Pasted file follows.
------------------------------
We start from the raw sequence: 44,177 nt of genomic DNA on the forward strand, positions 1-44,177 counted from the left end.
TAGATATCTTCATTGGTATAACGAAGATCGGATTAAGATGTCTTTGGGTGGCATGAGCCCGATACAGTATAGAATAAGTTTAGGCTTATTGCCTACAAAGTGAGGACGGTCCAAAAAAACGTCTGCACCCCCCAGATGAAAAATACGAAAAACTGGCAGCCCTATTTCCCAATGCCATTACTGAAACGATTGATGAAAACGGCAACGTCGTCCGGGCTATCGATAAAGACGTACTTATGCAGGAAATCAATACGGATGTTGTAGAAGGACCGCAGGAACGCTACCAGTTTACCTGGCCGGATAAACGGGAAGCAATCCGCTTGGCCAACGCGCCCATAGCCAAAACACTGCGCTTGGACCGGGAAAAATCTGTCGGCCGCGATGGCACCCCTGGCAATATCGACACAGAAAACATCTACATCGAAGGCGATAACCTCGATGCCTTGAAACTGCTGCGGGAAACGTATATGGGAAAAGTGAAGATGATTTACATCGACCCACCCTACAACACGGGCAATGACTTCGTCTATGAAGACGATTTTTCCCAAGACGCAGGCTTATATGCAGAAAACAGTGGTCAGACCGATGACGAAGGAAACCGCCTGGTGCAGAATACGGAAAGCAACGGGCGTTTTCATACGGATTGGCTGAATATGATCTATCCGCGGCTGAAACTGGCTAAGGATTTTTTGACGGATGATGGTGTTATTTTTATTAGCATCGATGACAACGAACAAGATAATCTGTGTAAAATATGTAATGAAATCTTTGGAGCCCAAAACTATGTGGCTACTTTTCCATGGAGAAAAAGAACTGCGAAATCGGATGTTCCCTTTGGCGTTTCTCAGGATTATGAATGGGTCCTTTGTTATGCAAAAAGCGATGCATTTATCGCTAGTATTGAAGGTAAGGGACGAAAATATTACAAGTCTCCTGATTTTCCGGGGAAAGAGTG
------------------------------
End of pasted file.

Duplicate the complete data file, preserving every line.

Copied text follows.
We start from the raw sequence: 44,177 nt of genomic DNA on the forward strand, positions 1-44,177 counted from the left end.
TAGATATCTTCATTGGTATAACGAAGATCGGATTAAGATGTCTTTGGGTGGCATGAGCCCGATACAGTATAGAATAAGTTTAGGCTTATTGCCTACAAAGTGAGGACGGTCCAAAAAAACGTCTGCACCCCCCAGATGAAAAATACGAAAAACTGGCAGCCCTATTTCCCAATGCCATTACTGAAACGATTGATGAAAACGGCAACGTCGTCCGGGCTATCGATAAAGACGTACTTATGCAGGAAATCAATACGGATGTTGTAGAAGGACCGCAGGAACGCTACCAGTTTACCTGGCCGGATAAACGGGAAGCAATCCGCTTGGCCAACGCGCCCATAGCCAAAACACTGCGCTTGGACCGGGAAAAATCTGTCGGCCGCGATGGCACCCCTGGCAATATCGACACAGAAAACATCTACATCGAAGGCGATAACCTCGATGCCTTGAAACTGCTGCGGGAAACGTATATGGGAAAAGTGAAGATGATTTACATCGACCCACCCTACAACACGGGCAATGACTTCGTCTATGAAGACGATTTTTCCCAAGACGCAGGCTTATATGCAGAAAACAGTGGTCAGACCGATGACGAAGGAAACCGCCTGGTGCAGAATACGGAAAGCAACGGGCGTTTTCATACGGATTGGCTGAATATGATCTATCCGCGGCTGAAACTGGCTAAGGATTTTTTGACGGATGATGGTGTTATTTTTATTAGCATCGATGACAACGAACAAGATAATCTGTGTAAAATATGTAATGAAATCTTTGGAGCCCAAAACTATGTGGCTACTTTTCCATGGAGAAAAAGAACTGCGAAATCGGATGTTCCCTTTGGCGTTTCTCAGGATTATGAATGGGTCCTTTGTTATGCAAAAAGCGATGCATTTATCGCTAGTATTGAAGGTAAGGGACGAAAATATTACAAGTCTCCTGATTTTCCGGGGAAAGAGTG